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Universal Binaries: MIA, catching up, and sometimes hackable
Merlin Mann | Jun 15 2006
So far, the upgrade to an Intel-based Mac Book Pro has been positively dreamy. Quicksilver -- for the first time in my usage -- is a totally "no-look" app, and even CPU-hungry Path Finder is do-able with my extra cycles.
The real suckage has come from not having Universal Binary versions of the other little tools that I've come to rely on. Some, like fiwt, are not deal killers, since they can be approximated by other apps. But a few, especially LiteSwitch and AutoPairs had become so etched into my muscle memory, that I've spent the last few weeks falling over myself when they're not available.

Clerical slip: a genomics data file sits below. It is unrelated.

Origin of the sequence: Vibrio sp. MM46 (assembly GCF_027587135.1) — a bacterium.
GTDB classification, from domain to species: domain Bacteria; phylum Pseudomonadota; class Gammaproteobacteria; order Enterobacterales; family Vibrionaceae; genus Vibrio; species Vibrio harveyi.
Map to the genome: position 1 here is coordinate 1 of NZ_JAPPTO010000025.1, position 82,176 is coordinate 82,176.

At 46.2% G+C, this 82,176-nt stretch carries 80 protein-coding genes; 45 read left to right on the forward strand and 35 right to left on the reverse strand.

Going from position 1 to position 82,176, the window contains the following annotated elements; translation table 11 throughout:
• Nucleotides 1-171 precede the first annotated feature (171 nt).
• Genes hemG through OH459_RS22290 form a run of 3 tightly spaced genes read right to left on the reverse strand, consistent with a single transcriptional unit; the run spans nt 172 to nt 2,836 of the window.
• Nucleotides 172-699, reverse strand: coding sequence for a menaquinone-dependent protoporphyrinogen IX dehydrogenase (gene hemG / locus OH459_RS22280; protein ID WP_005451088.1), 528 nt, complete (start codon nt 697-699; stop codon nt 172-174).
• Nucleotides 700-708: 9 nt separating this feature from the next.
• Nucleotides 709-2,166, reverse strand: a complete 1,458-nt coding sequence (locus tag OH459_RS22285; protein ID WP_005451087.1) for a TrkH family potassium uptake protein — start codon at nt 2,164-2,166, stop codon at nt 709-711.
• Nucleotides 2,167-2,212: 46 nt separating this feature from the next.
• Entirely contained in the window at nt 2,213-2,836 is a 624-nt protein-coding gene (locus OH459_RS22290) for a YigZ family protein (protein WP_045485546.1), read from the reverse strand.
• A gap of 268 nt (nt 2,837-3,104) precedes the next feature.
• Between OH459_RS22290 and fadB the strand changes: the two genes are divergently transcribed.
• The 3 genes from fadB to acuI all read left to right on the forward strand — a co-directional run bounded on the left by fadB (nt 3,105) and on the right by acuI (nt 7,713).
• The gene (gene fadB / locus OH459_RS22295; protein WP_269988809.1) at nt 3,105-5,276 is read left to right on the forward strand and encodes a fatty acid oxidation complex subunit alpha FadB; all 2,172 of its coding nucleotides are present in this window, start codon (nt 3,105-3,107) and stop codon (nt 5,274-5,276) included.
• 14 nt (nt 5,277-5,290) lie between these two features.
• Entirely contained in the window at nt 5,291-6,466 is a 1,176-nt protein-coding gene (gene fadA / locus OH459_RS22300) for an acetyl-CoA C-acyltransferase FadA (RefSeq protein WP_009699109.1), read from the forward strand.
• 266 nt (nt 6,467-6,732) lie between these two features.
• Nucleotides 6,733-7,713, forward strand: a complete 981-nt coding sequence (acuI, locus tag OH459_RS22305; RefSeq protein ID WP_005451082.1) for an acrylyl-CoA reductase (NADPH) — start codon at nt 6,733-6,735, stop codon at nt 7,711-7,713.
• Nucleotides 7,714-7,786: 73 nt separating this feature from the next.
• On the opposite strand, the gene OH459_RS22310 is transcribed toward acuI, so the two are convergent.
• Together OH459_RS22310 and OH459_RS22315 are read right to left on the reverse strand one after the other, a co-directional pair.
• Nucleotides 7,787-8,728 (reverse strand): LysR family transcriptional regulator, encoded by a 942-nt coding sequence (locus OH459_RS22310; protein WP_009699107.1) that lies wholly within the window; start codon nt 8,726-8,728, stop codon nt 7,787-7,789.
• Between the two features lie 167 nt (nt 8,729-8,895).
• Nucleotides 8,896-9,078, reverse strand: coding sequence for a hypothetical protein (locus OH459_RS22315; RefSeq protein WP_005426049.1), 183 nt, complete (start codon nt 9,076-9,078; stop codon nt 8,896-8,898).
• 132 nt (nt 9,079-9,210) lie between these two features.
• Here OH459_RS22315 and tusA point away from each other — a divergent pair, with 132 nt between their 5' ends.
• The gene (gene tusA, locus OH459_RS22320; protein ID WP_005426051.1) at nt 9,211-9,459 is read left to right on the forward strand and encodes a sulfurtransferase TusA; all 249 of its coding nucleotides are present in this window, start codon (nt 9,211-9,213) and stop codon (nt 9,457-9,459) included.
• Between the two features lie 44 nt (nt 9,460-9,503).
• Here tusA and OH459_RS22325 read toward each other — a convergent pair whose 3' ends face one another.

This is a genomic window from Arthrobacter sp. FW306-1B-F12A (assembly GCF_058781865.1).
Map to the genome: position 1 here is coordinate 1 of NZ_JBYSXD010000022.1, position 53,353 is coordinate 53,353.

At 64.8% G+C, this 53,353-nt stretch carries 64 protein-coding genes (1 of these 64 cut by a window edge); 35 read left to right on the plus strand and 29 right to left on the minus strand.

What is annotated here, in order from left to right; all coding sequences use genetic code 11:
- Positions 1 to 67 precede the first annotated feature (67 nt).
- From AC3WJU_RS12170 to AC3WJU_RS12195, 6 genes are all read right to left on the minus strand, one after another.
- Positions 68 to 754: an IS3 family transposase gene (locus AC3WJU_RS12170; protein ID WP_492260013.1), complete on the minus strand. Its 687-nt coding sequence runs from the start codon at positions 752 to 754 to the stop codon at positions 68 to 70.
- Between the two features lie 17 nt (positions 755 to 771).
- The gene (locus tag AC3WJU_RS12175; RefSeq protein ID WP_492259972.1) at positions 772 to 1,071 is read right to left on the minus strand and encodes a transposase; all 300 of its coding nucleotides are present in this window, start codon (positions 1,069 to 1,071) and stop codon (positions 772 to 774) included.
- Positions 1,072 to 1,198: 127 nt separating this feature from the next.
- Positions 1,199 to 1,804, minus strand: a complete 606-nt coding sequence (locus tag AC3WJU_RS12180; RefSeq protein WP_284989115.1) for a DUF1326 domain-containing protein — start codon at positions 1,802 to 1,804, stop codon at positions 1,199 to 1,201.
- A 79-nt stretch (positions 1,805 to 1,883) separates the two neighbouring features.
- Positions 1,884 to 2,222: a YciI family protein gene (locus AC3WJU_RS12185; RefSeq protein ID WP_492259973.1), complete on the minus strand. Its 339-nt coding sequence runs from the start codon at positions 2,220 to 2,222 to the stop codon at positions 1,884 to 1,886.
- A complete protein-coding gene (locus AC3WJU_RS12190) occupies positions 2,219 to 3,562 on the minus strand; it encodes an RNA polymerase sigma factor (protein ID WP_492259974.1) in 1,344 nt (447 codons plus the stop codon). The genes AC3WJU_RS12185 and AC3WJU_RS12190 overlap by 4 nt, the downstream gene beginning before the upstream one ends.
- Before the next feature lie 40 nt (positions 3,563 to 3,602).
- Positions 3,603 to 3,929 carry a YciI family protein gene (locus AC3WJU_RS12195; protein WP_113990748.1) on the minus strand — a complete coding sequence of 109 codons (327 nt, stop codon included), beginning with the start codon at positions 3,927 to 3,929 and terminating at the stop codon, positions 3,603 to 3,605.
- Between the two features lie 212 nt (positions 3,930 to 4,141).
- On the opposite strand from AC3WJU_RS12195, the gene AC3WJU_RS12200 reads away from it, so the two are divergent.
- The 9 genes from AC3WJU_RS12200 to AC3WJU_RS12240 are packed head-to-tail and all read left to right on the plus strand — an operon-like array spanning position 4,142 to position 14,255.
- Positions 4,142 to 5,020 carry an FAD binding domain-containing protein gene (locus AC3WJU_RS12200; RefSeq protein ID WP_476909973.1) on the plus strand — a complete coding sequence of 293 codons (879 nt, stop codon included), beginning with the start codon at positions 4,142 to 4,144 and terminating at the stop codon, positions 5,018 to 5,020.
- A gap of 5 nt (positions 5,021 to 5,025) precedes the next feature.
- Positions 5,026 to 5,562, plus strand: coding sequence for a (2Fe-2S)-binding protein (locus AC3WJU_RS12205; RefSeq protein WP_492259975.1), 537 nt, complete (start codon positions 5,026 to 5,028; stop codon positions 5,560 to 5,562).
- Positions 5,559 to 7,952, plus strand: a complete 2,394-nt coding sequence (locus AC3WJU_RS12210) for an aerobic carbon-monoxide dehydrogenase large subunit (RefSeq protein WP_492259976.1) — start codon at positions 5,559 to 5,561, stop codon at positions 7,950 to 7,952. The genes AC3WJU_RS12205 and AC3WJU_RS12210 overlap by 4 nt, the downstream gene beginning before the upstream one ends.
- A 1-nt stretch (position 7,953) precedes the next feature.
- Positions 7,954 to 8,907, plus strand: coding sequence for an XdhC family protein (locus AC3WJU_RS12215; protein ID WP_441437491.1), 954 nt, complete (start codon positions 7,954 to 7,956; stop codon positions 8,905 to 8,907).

If you've never seen it before, AutoPairs is a very swell PreferencePane that automatically helps "complete" punctuation for you:
Happily there's a simple little hack for getting AutoPairs to work in Rosetta (the non-Universal Binary way of running Classic apps on your Intel machine). As the author notes, you just need to copy a version of the System Preferences application from a PPC Mac to your new Intel Mac. It's located (on your old machine) at
Great workaround, and it's so swell to have this modest chunk of func working for me again. If, for example, you use lots of operators in Google searches, this really speeds things up. For writing HTML quickly, it's just a lifesaver.
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